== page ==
Film Review – Pirates of the Caribbean: On Stranger Tides

Pirates of the Caribbean: On Stranger Tides (M)

Directed by: Rob Marshall

Starring: Johnny Depp, Geoffrey Rush, Penelope Cruz, Ian McShane

Three and a half stars

Review by: Julian Wright

The Pirates of the Caribbean series has long legs for something that was inspired by a theme park ride. And people usually complain when movies are based on video games. The first Pirates was an unexpected smash hit due to an old forgotten genre brought back to life with the help of Johnny Depp’s uncanny interpretation of a pirate. And big box office begets big sequels.

The series kept its audience despite the fact each installment got longer, bigger and stranger than the last. Who can even recall the complex plotting anymore? And with offbeat moments such as hallucinatory multiple Jack Sparrows, perhaps the third should have been called On Stranger Tides. What started out as a winning formula quickly descended into hollow Hollywood hogwash.

Mega producer Jerry Bruckheimer gave it a rest for a while and hired a new director before releasing a fourth. This one isn’t the fresh resurrection it thinks it is but it has been stripped of all the everything including the kitchen sink plotting that sunk the other sequels. It is an easier to follow, enjoyable trip back into choppy waters.

Captain Jack Sparrows (Johnny Depp) gets caught up in another treasure hunt this time sans love birds Will Turner (Orlando Bloom) and Elisabeth Swan (Keira Knightley) who have been stripped from the series along with the extra sub plots. Jack gets wind of someone in London claiming to be him to recruit a crew on the search for the fountain of youth. While he is in town he is caught by King George (Richard Griffiths) and forced to team up with nemesis Barbossa (Geoffrey Rush) to find the fountain before the Spanish do, who have apparently begun their own expedition.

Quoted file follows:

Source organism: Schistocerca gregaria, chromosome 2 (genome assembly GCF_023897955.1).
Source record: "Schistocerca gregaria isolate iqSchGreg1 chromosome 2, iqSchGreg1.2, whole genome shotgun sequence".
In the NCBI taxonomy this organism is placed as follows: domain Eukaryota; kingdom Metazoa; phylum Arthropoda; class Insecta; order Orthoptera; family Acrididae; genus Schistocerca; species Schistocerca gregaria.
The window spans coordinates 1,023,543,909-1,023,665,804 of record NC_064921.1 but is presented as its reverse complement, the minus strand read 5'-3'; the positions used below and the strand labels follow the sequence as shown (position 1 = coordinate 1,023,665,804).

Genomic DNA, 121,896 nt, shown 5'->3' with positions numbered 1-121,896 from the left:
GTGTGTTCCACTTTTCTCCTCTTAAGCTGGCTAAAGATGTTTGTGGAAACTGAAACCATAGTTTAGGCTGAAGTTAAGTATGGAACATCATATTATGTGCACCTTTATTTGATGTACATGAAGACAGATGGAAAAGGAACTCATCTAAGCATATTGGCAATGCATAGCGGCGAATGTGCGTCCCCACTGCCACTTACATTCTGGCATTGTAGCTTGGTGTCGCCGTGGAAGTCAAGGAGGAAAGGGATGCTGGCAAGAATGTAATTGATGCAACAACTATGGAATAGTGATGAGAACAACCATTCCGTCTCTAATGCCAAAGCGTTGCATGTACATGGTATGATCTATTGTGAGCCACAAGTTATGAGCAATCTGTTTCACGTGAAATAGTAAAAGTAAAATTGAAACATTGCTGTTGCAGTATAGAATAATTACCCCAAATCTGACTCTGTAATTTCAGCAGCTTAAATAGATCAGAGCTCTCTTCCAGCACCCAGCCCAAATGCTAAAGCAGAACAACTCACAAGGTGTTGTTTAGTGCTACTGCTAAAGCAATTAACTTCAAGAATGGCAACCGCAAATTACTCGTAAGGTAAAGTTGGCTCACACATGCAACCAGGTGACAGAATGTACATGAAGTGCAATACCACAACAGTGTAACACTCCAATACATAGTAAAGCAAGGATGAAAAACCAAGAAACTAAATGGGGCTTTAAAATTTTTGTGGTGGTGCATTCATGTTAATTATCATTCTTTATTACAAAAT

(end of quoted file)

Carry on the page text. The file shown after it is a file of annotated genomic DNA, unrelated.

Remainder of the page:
When he escapes, he bumps into old flame Angelica (Penelope Cruz) who turns out to be his imposter and also the daughter of pirate Blackbeard (Ian McShane). Jack is taken aboard their ship and forced to go along for the ride. But the only way the fountain of youth can be effective is with two silver chalices, which must be found along the journey, and the tear of a mermaid – who aren’t as friendly as one would think.

And if that isn’t complicated enough, two people have to drink the fountain water from the chalices at the same time and the one with the tear in it takes the life from the other person. All their problems are compounded with Barbossa and his crew being just one step behind the whole way.

It was wise for Bruckheimer to part ways with ex-Pirates director Gore Verbinski. The two of them together just did not know when to say “when” when it came to budget and spectacle. The films became convoluted to the point of boring. Rob Marshall recognises that less is more with this installment. He recaptures the spirit of the first one while still managing to create some rollicking sequences.

Depp and Rush are still a hoot and still look like they are having a blast which is a key factor in these films. The addition of Cruz was a good one who injects some feisty fun, something Knightley struggled with. The 3D effects offer little to enhance the ride and render the night scenes virtually unwatchable.

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